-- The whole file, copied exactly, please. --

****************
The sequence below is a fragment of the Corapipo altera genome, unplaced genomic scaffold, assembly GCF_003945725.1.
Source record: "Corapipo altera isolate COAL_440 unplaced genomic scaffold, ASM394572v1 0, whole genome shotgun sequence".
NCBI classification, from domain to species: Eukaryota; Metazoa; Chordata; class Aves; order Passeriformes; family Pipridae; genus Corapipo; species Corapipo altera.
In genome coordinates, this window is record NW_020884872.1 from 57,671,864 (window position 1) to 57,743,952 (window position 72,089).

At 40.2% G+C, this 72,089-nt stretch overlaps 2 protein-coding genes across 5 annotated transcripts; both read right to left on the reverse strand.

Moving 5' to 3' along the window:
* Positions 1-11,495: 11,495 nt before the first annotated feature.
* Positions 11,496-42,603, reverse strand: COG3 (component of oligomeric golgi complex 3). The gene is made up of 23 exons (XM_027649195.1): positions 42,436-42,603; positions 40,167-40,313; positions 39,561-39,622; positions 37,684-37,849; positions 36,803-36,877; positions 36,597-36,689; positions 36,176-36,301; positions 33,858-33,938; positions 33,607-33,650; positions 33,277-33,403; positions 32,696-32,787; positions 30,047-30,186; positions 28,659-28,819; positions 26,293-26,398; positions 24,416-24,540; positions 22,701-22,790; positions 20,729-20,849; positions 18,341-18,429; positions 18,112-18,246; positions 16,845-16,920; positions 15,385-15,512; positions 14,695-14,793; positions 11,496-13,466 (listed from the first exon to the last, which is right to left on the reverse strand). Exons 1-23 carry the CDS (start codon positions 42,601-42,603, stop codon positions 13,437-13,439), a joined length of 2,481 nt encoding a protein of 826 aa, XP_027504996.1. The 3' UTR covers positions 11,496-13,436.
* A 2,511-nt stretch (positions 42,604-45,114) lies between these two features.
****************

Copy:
The sequence below is a fragment of the Corapipo altera genome, unplaced genomic scaffold, assembly GCF_003945725.1.
Source record: "Corapipo altera isolate COAL_440 unplaced genomic scaffold, ASM394572v1 0, whole genome shotgun sequence".
NCBI classification, from domain to species: Eukaryota; Metazoa; Chordata; class Aves; order Passeriformes; family Pipridae; genus Corapipo; species Corapipo altera.
In genome coordinates, this window is record NW_020884872.1 from 57,671,864 (window position 1) to 57,743,952 (window position 72,089).

At 40.2% G+C, this 72,089-nt stretch overlaps 2 protein-coding genes across 5 annotated transcripts; both read right to left on the reverse strand.

Moving 5' to 3' along the window:
* Positions 1-11,495: 11,495 nt before the first annotated feature.
* Positions 11,496-42,603, reverse strand: COG3 (component of oligomeric golgi complex 3). The gene is made up of 23 exons (XM_027649195.1): positions 42,436-42,603; positions 40,167-40,313; positions 39,561-39,622; positions 37,684-37,849; positions 36,803-36,877; positions 36,597-36,689; positions 36,176-36,301; positions 33,858-33,938; positions 33,607-33,650; positions 33,277-33,403; positions 32,696-32,787; positions 30,047-30,186; positions 28,659-28,819; positions 26,293-26,398; positions 24,416-24,540; positions 22,701-22,790; positions 20,729-20,849; positions 18,341-18,429; positions 18,112-18,246; positions 16,845-16,920; positions 15,385-15,512; positions 14,695-14,793; positions 11,496-13,466 (listed from the first exon to the last, which is right to left on the reverse strand). Exons 1-23 carry the CDS (start codon positions 42,601-42,603, stop codon positions 13,437-13,439), a joined length of 2,481 nt encoding a protein of 826 aa, XP_027504996.1. The 3' UTR covers positions 11,496-13,436.
* A 2,511-nt stretch (positions 42,604-45,114) lies between these two features.